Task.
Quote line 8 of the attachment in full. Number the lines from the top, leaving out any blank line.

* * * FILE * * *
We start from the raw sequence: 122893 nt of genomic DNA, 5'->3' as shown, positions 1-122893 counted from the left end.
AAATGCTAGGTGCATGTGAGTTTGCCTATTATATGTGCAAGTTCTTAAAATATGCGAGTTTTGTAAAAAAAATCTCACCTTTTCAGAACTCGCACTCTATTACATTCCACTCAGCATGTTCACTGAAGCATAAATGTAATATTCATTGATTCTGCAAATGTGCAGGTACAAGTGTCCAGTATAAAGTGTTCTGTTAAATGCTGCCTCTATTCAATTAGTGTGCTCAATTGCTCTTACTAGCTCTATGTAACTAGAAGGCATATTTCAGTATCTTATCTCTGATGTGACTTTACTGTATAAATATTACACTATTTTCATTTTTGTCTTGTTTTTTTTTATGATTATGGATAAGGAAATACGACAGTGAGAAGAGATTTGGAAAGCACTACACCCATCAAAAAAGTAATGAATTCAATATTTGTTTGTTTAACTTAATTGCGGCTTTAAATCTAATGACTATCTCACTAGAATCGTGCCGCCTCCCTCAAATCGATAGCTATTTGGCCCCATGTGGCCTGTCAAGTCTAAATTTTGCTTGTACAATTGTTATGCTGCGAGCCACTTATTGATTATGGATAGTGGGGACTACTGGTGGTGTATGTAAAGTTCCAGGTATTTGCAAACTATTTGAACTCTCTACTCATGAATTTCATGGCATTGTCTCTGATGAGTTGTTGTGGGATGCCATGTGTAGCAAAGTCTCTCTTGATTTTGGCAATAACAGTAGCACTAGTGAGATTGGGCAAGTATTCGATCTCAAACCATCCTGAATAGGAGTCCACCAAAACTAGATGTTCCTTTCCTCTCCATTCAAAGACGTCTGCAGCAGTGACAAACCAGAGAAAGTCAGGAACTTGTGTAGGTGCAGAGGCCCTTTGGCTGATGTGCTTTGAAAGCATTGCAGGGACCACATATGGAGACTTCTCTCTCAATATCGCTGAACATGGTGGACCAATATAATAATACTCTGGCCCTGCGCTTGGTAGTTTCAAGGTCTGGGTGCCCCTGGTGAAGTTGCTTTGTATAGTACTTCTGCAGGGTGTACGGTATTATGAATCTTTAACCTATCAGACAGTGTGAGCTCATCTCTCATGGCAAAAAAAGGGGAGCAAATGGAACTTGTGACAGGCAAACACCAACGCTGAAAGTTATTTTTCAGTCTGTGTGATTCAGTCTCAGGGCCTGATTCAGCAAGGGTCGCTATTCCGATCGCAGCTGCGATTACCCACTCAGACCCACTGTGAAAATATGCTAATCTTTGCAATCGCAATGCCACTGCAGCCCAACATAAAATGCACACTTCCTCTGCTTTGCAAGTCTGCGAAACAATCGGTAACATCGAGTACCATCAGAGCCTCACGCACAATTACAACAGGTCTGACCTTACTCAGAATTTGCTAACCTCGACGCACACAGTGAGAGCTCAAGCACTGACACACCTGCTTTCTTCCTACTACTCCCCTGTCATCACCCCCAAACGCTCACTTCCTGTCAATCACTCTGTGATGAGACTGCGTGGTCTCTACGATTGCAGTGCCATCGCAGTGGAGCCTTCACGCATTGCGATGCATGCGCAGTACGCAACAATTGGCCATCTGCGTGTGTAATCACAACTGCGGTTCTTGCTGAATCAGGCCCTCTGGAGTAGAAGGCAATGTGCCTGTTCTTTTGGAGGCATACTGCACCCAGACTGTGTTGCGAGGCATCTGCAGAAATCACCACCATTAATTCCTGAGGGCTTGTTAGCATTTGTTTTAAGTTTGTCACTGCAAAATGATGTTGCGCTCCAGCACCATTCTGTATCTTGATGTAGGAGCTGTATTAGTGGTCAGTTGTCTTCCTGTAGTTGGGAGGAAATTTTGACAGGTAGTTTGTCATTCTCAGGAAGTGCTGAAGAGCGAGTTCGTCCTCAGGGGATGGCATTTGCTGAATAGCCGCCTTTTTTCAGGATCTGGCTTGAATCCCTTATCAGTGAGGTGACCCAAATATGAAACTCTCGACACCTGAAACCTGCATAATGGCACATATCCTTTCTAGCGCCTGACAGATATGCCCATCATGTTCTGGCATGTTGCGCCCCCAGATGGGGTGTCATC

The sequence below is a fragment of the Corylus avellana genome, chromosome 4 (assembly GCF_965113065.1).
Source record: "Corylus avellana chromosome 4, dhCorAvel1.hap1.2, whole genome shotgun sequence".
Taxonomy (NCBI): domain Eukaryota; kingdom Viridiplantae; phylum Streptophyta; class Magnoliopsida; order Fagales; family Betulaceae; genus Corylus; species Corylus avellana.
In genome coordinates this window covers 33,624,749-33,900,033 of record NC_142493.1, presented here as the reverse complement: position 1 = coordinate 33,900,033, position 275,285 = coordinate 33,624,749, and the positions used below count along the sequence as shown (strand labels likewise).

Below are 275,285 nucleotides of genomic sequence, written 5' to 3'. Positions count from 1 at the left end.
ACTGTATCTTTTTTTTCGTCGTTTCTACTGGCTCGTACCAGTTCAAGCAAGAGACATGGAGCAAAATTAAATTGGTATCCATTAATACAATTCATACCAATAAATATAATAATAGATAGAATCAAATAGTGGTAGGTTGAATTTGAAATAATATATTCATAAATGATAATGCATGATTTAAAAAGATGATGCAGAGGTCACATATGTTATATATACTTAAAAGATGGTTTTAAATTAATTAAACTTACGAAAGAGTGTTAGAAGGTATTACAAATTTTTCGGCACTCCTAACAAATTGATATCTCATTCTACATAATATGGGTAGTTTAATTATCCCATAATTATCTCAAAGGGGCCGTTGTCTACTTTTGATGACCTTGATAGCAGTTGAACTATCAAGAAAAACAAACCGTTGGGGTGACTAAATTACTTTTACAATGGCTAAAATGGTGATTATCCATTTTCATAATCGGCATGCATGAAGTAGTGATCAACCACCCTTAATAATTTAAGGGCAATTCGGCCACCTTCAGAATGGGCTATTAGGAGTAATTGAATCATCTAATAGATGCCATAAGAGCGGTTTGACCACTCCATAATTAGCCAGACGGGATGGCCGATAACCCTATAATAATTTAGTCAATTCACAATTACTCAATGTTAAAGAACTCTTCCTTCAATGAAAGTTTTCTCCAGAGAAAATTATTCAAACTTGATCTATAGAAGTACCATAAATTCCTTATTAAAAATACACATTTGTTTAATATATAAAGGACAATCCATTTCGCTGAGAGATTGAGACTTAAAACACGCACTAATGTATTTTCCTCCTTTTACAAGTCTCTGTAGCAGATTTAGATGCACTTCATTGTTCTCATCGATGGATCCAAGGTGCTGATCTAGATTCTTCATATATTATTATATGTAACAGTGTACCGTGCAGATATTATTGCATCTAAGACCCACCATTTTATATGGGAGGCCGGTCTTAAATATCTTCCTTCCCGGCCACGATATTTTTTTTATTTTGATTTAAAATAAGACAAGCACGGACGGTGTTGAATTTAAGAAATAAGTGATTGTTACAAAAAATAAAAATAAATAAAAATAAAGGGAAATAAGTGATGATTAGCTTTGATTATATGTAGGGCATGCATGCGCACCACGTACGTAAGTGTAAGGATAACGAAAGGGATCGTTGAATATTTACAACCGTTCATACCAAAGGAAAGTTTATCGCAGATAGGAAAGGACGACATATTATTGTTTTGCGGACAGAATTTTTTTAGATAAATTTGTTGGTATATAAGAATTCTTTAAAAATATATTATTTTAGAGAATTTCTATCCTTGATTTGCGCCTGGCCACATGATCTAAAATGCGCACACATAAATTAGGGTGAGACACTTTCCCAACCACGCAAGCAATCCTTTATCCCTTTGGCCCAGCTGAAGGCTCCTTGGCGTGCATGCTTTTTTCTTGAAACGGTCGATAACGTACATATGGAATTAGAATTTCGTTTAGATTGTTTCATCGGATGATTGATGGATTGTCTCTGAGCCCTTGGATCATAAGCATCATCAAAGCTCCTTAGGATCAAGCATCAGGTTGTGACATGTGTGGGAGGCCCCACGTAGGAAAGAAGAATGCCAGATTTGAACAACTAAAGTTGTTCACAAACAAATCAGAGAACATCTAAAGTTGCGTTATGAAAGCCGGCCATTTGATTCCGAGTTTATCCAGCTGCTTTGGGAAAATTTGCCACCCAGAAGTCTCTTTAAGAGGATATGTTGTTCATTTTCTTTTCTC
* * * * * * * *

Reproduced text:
ACTGTATCTTTTTTTTCGTCGTTTCTACTGGCTCGTACCAGTTCAAGCAAGAGACATGGAGCAAAATTAAATTGGTATCCATTAATACAATTCATACCAATAAATATAATAATAGATAGAATCAAATAGTGGTAGGTTGAATTTGAAATAATATATTCATAAATGATAATGCATGATTTAAAAAGATGATGCAGAGGTCACATATGTTATATATACTTAAAAGATGGTTTTAAATTAATTAAACTTACGAAAGAGTGTTAGAAGGTATTACAAATTTTTCGGCACTCCTAACAAATTGATATCTCATTCTACATAATATGGGTAGTTTAATTATCCCATAATTATCTCAAAGGGGCCGTTGTCTACTTTTGATGACCTTGATAGCAGTTGAACTATCAAGAAAAACAAACCGTTGGGGTGACTAAATTACTTTTACAATGGCTAAAATGGTGATTATCCATTTTCATAATCGGCATGCATGAAGTAGTGATCAACCACCCTTAATAATTTAAGGGCAATTCGGCCACCTTCAGAATGGGCTATTAGGAGTAATTGAATCATCTAATAGATGCCATAAGAGCGGTTTGACCACTCCATAATTAGCCAGACGGGATGGCCGATAACCCTATAATAATTTAGTCAATTCACAATTACTCAATGTTAAAGAACTCTTCCTTCAATGAAAGTTTTCTCCAGAGAAAATTATTCAAACTTGATCTATAGAAGTACCATAAATTCCTTATTAAAAATACACATTTGTTTAATATATAAAGGACAATCCATTTCGCTGAGAGATTGAGACTTAAAACACGCACTAATGTATTTTCCTCCTTTTACAAGTCTCTGTAGCAGATTTAGATGCACTTCATTGTTCTCATCGATGGATCCAAGGTGCTGATCTAGATTCTTCATATATTATTATATGTAACAGTGTACCGTGCAGATATTATTGCATCTAAGACCCACCATTTTATATGGGAGGCCGGTCTTAAATATCTTCCTTCCCGGCCACGATATTTTTTTTATTTTGATTTAAAATAAGACAAGCACGGACGGTGTTGAATTTAAGAAATAAGTGATTGTTACAAAAAATAAAAATAAATAAAAATAAAGGGAAATAAGTGATGATTAGCTTTGATTATATGTAGGGCATGCATGCGCACCACGTACGTAAGTGTAAGGATAACGAAAGGGATCGTTGAATATTTACAACCGTTCATACCAAAGGAAAGTTTATCGCAGATAGGAAAGGACGACATATTATTGTTTTGCGGACAGAATTTTTTTAGATAAATTTGTTGGTATATAAGAATTCTTTAAAAATATATTATTTTAGAGAATTTCTATCCTTGATTTGCGCCTGGCCACATGATCTAAAATGCGCACACATAAATTAGGGTGAGACACTTTCCCAACCACGCAAGCAATCCTTTATCCCTTTGGCCCAGCTGAAGGCTCCTTGGCGTGCATGCTTTTTTCTTGAAACGGTCGATAACGTACATATGGAATTAGAATTTCGTTTAGATTGTTTCATCGGATGATTGATGGATTGTCTCTGAGCCCTTGGATCATAAGCATCATCAAAGCTCCTTAGGATCAAGCATCAGGTTGTGACATGTGTGGGAGGCCCCACGTAGGAAAGAAGAATGCCAGATTTGAACAACTAAAGTTGTTCACAAACAAATCAGAGAACATCTAAAGTTGCGTTATGAAAGCCGGCCATTTGATTCCGAGTTTATCCAGCTGCTTTGGGAAAATTTGCCACCCAGAAGTCTCTTTAAGAGGATATGTTGTTCATTTTCTTTTCTC